But I wish I had chased after him.  I wish I had kicked his ass.  I wish I had been stronger.

I also wish the Kroger staff hadn’t left me and my groceries alone in their deli for over an hour while I waited for the police and my husband.  Thank goodness one of the patrons there took the time to lean over and quietly ask me questions, trying to calm me down.

Although they had the entire incident on video, the police never found him, and my case was closed.  Well, for them anyway.  From the moment that man put his hand up my dress and did the unthinkable, I have never been the same.  It took me a year to re-enter that Kroger, and when I did, I had a full-on panic attack.

I retreated from my world, and, in turn, my world retreated from me.  MealTrain apparently doesn’t have a category for “crime victim.”  As time went on, feeling such deep rejection and hopelessness, I cut myself off completely. Thank God for the angel friends and family who stuck with me, despite that fact that I had nothing to give them in return.  They keep me going even now, and I bet they don’t realize how much they help me. I need to tell them.

This is so very personal.  But if there is one thing I am trying to learn, and hope to impart, it is that while my happiness is my responsibility, I cannot recover without support.  If you are going through something, and you feel alone, don’t be afraid to be raw and real with someone you trust.  We all need at least one person in our lives to whom we can say absolutely anything.  And we need to give ourselves permission to feel all the feelings, because healing can’t start until the band aid is ripped off.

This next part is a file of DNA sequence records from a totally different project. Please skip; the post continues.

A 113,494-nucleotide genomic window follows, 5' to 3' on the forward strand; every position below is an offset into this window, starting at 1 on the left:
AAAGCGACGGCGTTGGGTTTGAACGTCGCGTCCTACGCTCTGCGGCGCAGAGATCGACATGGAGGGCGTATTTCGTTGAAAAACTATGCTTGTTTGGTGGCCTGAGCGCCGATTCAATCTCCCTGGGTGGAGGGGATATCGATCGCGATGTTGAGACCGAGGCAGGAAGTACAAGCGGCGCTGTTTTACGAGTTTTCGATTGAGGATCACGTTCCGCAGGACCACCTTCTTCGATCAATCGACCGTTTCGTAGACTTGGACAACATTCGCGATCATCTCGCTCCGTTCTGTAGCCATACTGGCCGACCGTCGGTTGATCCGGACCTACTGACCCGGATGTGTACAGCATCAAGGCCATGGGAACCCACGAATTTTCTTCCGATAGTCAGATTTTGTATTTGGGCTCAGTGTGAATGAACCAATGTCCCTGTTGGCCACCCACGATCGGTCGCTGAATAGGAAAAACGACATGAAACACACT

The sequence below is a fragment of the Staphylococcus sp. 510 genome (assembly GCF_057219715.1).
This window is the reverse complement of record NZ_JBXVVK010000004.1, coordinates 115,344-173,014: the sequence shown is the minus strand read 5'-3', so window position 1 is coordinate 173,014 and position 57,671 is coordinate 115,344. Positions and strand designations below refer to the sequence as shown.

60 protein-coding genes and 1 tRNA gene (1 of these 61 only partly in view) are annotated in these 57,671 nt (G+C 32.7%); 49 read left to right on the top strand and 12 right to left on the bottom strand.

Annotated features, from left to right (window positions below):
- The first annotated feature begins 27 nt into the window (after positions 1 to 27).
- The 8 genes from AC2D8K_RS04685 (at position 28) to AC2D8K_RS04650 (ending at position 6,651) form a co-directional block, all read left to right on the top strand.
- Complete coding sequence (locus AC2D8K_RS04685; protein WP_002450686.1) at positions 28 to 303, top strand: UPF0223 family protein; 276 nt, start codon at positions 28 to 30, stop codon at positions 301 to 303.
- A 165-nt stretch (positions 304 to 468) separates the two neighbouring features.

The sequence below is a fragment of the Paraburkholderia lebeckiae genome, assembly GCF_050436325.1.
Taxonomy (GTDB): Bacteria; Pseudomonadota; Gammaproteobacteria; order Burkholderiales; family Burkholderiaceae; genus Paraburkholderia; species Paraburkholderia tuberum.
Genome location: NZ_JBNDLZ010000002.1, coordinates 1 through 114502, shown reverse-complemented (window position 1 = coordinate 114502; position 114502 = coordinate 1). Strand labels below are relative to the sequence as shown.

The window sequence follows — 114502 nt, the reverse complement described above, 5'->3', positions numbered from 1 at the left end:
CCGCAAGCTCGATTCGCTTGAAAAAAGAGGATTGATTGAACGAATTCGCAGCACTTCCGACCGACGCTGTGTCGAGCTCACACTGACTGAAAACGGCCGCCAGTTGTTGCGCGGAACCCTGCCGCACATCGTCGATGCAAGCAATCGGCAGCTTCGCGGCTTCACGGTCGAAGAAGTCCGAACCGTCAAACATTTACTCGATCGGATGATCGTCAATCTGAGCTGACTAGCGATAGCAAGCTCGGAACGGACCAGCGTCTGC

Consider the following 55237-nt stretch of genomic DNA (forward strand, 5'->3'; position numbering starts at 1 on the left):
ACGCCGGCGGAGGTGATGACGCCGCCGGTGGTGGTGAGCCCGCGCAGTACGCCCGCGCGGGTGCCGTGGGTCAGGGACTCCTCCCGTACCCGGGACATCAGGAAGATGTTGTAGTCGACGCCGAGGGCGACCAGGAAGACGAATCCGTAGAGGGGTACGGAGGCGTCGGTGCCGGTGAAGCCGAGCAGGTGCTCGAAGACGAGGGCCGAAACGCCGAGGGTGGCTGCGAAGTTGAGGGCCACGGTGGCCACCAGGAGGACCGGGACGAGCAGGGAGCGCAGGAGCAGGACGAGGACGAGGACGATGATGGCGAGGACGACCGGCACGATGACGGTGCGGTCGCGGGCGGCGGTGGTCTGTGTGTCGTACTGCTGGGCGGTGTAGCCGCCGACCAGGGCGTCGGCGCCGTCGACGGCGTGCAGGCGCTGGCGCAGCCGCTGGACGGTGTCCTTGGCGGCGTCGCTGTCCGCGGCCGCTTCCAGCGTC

I am tugging at that band aid – and it is starting to give.  So don't cry for me, Argentina.  And don't give up on me either.

Until next time, keep crowin’ and don’t stop trying to find your joy!

Sunday, June 5, 2016

Time Out

Waiting for the 11th grade basketball game to finish so I can cheer on my son's 7th grade team.  Sitting next to a mom I don't know.

Mom I Don't Know:  Do you know who's winning?
Me: I am sorry, I don't.  I just walked in.  Who are you cheering for?
Mom I Don't Know: The home team.
Me: Oh, me too!  My son plays in the same league for the 7th grade team.

Lively banter follows about where the boys go to high school and the newest guilty pleasure by Julian Fellowes.

Whistle blows.   A Mom on Other Team Starts Screaming.  Gets kicked out of game. Second Mom on Other Team Takes Up Where She Left Off.

Mom I Don't Know:  Ugh.  We played a game recently where they had to hire a police officer to stand next to one mom during a game, and she still got thrown out.  She is an actress on some reality show and she is always getting escorted out of games.  The other parents loved her.
Me:  I just don't understand why people think it is ok to behave like that.

3rd Quarter.  Our 11th grade team is winning handily, but tensions are high.  Without warning, a player from the opposing team throws a punch at one of our players. 

The stands clear. 

Boys, adults, strangers are all tangled up in an explosion of violence.  Everyone is screaming.

And then.